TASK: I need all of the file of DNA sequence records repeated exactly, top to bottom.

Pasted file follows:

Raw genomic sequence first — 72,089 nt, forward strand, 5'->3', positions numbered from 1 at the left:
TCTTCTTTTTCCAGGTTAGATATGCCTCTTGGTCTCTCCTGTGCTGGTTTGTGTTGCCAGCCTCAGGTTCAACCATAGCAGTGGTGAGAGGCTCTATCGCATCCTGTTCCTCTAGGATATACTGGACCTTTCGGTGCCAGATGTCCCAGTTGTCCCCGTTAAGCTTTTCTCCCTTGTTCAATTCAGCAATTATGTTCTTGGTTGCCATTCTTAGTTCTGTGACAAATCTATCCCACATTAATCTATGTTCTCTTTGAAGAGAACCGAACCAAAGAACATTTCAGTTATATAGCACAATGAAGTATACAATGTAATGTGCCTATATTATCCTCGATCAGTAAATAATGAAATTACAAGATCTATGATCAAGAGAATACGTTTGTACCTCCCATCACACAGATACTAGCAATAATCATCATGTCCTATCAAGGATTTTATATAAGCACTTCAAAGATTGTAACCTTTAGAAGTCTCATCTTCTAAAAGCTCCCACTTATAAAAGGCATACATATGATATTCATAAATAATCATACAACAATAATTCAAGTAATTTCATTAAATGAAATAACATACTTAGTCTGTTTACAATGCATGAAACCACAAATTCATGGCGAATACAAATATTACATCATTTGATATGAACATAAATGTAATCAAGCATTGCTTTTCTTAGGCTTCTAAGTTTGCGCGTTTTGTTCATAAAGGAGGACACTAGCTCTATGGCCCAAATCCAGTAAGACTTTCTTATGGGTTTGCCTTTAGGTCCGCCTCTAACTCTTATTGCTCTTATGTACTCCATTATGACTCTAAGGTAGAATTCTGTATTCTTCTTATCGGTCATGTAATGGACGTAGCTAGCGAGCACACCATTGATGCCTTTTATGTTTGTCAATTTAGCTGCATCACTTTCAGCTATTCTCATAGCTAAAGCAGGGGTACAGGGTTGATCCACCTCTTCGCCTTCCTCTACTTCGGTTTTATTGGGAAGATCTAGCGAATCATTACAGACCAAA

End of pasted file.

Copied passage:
Raw genomic sequence first — 72,089 nt, forward strand, 5'->3', positions numbered from 1 at the left:
TCTTCTTTTTCCAGGTTAGATATGCCTCTTGGTCTCTCCTGTGCTGGTTTGTGTTGCCAGCCTCAGGTTCAACCATAGCAGTGGTGAGAGGCTCTATCGCATCCTGTTCCTCTAGGATATACTGGACCTTTCGGTGCCAGATGTCCCAGTTGTCCCCGTTAAGCTTTTCTCCCTTGTTCAATTCAGCAATTATGTTCTTGGTTGCCATTCTTAGTTCTGTGACAAATCTATCCCACATTAATCTATGTTCTCTTTGAAGAGAACCGAACCAAAGAACATTTCAGTTATATAGCACAATGAAGTATACAATGTAATGTGCCTATATTATCCTCGATCAGTAAATAATGAAATTACAAGATCTATGATCAAGAGAATACGTTTGTACCTCCCATCACACAGATACTAGCAATAATCATCATGTCCTATCAAGGATTTTATATAAGCACTTCAAAGATTGTAACCTTTAGAAGTCTCATCTTCTAAAAGCTCCCACTTATAAAAGGCATACATATGATATTCATAAATAATCATACAACAATAATTCAAGTAATTTCATTAAATGAAATAACATACTTAGTCTGTTTACAATGCATGAAACCACAAATTCATGGCGAATACAAATATTACATCATTTGATATGAACATAAATGTAATCAAGCATTGCTTTTCTTAGGCTTCTAAGTTTGCGCGTTTTGTTCATAAAGGAGGACACTAGCTCTATGGCCCAAATCCAGTAAGACTTTCTTATGGGTTTGCCTTTAGGTCCGCCTCTAACTCTTATTGCTCTTATGTACTCCATTATGACTCTAAGGTAGAATTCTGTATTCTTCTTATCGGTCATGTAATGGACGTAGCTAGCGAGCACACCATTGATGCCTTTTATGTTTGTCAATTTAGCTGCATCACTTTCAGCTATTCTCATAGCTAAAGCAGGGGTACAGGGTTGATCCACCTCTTCGCCTTCCTCTACTTCGGTTTTATTGGGAAGATCTAGCGAATCATTACAGACCAAA